The Martin Stationette was pitched as the American economy car of the future. It was supposed to make our lives better, our roads clearer, but only one prototype was ever built. Thatā€™s probably for the best. On this weekā€™s episode of Jason DrivesĀ (I am writing the post for it because Jason is off doing stupid shit in Mexico) we found out that thereā€™s a lot wrong with the Stationetteā€”and thatā€™s leaving aside that itā€™s made entirely out of wood.

The Stationette was the last work by American automotive dreamer James V. Martin, who wanted to take aeroplane-style construction and aerodynamics and apply it to cars. This gets kind of confusing, as James Martin is not to be confused with Glenn Martin, the Martin of Lockheed-Martin, who was also working in planes at this time. Ahem.

In any case, Martinā€™s idea for the Stationette was to make a car a simply as possible and as space-efficiently as possible, so that suburban commuters wouldnā€™t take up unnecessary space, and thereā€™d be less traffic and more general happiness. This approach doesnā€™t exactly explain the execution.

Martin went for a unibody design. Great! Only he made it entirely out of wood. Not so great.


Martin went for a wind-cheating one-box design. Again, great! Only he made it so cramped that he had to put in flip-down theater-style seats and chop out the bottom third of the steering wheel so that anyone would fit. Again, not so great.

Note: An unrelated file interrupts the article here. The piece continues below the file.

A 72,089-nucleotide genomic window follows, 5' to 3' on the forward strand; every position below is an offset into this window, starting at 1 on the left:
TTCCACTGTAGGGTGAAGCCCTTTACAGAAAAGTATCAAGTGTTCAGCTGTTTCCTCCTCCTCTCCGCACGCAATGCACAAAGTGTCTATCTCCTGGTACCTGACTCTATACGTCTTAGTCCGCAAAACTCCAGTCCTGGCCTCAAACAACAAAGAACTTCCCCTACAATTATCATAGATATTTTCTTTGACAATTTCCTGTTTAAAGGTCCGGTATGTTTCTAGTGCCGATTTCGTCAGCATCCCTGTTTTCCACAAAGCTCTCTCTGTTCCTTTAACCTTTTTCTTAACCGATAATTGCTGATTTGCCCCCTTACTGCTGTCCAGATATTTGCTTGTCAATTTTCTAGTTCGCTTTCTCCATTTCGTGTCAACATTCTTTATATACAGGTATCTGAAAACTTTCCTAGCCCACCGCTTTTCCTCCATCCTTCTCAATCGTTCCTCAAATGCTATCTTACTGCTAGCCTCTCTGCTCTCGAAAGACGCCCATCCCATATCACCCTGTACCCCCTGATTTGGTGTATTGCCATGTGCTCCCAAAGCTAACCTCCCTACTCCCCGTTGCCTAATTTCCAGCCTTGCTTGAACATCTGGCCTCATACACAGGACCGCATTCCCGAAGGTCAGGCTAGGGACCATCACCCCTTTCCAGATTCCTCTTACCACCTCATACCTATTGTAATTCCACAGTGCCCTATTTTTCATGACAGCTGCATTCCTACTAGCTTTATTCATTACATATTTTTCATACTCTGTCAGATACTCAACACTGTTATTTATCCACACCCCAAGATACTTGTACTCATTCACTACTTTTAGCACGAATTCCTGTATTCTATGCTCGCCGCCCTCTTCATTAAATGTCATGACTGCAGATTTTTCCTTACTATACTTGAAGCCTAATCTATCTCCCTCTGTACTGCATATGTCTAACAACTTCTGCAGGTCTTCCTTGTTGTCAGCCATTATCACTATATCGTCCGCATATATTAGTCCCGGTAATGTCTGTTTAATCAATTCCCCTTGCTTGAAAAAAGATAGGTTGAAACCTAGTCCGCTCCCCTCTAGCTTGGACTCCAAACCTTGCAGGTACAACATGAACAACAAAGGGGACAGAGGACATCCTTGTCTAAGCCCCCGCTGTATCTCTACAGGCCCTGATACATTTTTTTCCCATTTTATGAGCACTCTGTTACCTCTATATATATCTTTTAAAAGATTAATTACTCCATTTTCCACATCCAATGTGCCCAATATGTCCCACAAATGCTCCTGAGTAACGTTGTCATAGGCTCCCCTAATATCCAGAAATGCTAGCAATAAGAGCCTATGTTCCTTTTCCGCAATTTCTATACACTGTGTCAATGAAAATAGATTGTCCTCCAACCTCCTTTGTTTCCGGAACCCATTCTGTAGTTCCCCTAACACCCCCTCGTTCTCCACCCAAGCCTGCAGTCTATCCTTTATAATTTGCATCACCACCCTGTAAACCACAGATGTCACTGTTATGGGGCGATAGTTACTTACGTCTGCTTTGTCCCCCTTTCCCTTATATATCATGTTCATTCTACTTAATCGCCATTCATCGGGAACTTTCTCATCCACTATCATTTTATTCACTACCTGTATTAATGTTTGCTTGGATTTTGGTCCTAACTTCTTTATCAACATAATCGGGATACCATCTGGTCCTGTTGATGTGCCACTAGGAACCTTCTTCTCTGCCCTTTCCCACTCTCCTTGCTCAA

Complicating things more was that Martin used no shock absorbers whatsoever and only had something like bungee cords for suspension, Martin selected a stationary engine only really designed to sit at a single RPM to power the car, he stuck that very loud engine right behind the passenger compartment, he only gave the car a single rear wheel, which is the only wheel with any brakes, and also handles all of the power of the car running through Harley-Davidson running gear. Itā€™s sort of like a 1950s motorcycle with a generator engine driving around a small log cabin. The ride is troublingly bad, the steering wheel is a constant challenge, and the Harley sequential transmission (reverse-first-neutral-second-third) is not exactly user-friendly.

Though Martin wanted a large company to license his design to produce wooden economy cars for the everyman, the Stationette didnā€™t pick up any takers. Martin hoped that swathes of 1950s Americans would be buying Stationettes for $995, shifting gears with its oddly sexual leather-wrapped shifter, but only this one prototype was built.


It might be the most lovable-looking, instantly charming car ever made, what with al the wood and truly beautiful, adorable construction. But it was still terrible, and itā€™s probably for the best it didnā€™t make it.

(As always, thanks to our pals at the best motor museum in the world, the Lane!)